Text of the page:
Sept. 9, 2005
Drama, Romance, Thriller
Sara Simmonds, Jake McDorman,
Matt Vodvarka, Cody Linley, Natali Jones, Dana Jackson,
Scottie Wilkison, and Madison Wells
Nathan Todd Sims
New World Pictures
In providing movie reviews on our site, CBN.com is not endorsing or recommending films we review. Our goal is to provide Christians with information about the latest movies, both the good and the bad, so that our readers may make an informed decision as to whether or not films are appropriate for them and their families.
Echoes of Innocence
Dr. Ted Baehr
Echoes of Innocence is a surprisingly well-made
movie considering its miniscule budget. Almost a supernatural
thriller, some audience members bothered by such things had to
leave the screening. However, for most teenagers and young adults,
the intensity of the suspense is exactly what they look for in
a contemporary film.
The filmmakers have turned a contemporary, rebellious teenager
movie inside out. Sarah Jenkins is a beautiful, troubled loner
whom her classmates nickname "Virg" because once upon
a time, when she was much younger, she gave a talk on her heroine,
Joan of Arc. After the talk, her classmates beat her up and ridiculed
her for being a virgin. The audience learns through flashbacks
that one young boy, Christopher, befriended her. At the tender
age of 13, they promised their love for each other and promised
that they would remain chaste and pure until they were married
on her 18th birthday.
Christopher had to move out of town, and Sarah has kept to her
promise while immersing herself in her Christian faith, including
frequent trips to a broken-down old church where she sings Psalms,
prays, does the rosary, hears God's voice, and falls into trances.
Her mother, who had Sarah out of wedlock, seems to dislike Sarah
and has been resisting her ever since Sarah's childhood romance
with Christopher. Sarah now lives with her grandmother, who pays
no attention to her whatsoever.
During her senior year of high school, two young men come into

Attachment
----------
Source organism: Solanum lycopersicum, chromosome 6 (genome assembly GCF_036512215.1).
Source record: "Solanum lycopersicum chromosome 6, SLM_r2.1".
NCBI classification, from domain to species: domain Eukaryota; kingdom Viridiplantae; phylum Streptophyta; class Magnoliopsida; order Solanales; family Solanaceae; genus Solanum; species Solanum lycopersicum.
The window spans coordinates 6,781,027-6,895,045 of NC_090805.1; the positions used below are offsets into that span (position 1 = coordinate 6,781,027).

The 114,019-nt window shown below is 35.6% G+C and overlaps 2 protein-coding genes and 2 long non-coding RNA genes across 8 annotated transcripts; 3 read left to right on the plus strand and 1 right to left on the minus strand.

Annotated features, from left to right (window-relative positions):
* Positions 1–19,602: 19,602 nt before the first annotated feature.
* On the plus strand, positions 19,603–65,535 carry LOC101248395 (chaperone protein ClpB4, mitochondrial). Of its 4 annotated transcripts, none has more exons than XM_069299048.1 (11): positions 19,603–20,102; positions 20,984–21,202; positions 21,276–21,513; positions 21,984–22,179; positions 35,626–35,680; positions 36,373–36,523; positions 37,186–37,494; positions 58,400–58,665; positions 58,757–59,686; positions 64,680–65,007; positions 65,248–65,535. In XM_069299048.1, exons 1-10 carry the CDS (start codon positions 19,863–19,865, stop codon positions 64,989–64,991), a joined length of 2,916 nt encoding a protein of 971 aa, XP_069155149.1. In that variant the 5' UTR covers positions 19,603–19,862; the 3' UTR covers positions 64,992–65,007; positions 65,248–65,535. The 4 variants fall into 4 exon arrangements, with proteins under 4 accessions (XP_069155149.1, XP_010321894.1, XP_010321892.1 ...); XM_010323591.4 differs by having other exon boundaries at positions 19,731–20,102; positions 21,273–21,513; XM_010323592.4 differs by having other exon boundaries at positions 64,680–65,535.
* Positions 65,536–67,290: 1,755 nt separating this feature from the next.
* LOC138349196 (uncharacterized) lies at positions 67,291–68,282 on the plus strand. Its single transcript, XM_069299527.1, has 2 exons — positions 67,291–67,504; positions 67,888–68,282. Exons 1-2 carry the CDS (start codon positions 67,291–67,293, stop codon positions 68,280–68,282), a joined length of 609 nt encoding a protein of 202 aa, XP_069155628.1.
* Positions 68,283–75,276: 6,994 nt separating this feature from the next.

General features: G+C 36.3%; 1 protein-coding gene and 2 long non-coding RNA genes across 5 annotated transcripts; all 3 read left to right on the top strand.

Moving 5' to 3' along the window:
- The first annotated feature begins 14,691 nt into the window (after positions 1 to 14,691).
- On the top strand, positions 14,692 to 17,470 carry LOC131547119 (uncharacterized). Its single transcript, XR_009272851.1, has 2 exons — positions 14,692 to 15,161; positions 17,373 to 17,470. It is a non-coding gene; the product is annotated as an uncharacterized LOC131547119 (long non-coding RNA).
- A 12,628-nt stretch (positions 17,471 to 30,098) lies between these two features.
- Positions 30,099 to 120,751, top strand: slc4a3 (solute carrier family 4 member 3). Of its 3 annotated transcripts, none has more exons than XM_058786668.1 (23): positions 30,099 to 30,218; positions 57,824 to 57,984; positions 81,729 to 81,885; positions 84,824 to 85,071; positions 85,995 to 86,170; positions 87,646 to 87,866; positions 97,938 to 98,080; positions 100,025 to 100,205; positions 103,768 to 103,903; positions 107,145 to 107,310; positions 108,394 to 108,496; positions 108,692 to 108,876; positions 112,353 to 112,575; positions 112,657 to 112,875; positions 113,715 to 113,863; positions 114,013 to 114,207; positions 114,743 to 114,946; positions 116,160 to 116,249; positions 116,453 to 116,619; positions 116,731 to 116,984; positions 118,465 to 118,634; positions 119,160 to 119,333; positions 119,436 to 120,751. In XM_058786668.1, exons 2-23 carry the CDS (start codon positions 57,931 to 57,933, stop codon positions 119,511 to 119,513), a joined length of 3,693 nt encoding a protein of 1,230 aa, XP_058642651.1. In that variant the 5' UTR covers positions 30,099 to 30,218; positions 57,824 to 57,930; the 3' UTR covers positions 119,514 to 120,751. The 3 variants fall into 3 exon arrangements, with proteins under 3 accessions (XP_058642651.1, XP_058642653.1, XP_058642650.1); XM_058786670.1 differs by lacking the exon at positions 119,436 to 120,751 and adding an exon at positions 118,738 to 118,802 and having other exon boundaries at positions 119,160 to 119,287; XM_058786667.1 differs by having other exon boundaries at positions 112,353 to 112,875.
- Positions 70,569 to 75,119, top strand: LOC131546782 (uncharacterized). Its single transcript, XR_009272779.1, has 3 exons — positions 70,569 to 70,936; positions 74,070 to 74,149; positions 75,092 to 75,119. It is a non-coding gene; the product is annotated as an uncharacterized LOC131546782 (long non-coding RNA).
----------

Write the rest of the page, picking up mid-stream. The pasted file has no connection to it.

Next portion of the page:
her life. The first one, a senior named Alec, is determined to
bed her, just as he had done with many of her classmates. Alec
is the epitome of evil and even plans to blow up the school. The
other young man in her life is Dave, a journalist for the school
newspaper. Sarah unexpectedly gets the lead role in the spring
play, so Dave decides to find out who Sarah really is and to give
the play some publicity. Through an interview, Dave gets to know
Sarah, and they start to fall for one another. The question is,
will Sarah break her promise to Christopher?
Echoes of Innocence was done on a ridiculously low budget,
so there are some silly Blair Witch moments. That said,
most of the writing, cinematography, and direction is superior.
Writer and director Nathan Todd Sims has learned his craft and
knows how to keep his audience on the edge of their seats. Even
so, some of the screening audience loved this movie, some were
very enthusiastic about the abstinence message, a few were upset
that the almost Gothic loner was the heroine (because they didn't
like having the Christian always marginalized as a kook), and
some did not like the symbol-laden theology.
However, all of these concerns are the same things that may help
some young people relate to the movie. Most adolescents see themselves
as being alienated. So, instead of the typical protagonist fighting
against Christianity, Echoes of Innocence creates an
alienated heroine who has a living faith and living values.
Therefore, we commend Echoes of Innocence. It is clear
that the filmmaker has great talent and should become a major
force in the movie world.
Please address your comments to:
Nathan Todd Sims
New World Pictures
P.O Box 142858
Irving, TX 75014
Phone: (972) 506-9870
Fax: (817) 424-2376
NOTE from Dr. Ted Baehr, publisher of Movieguide Magazine.
For more information from a Christian perspective, order the latest
Movieguide Magazine by calling 1-800-899-6684(MOVI) or
visit our website at www.movieguide.org.
Movieguide is dedicated to redeeming the values of Hollywood
by informing parents about today's movies and entertainment and
by showing media executives and artists that family-friendly and
even Christian-friendly movies do best at the box office year
in and year out. Movieguide now offers an online subscription
to its magazine version, at www.movieguide.org.
The magazine, which comes out 25 times a year, contains many informative
articles and reviews that help parents train their children to
be media-wise consumers.
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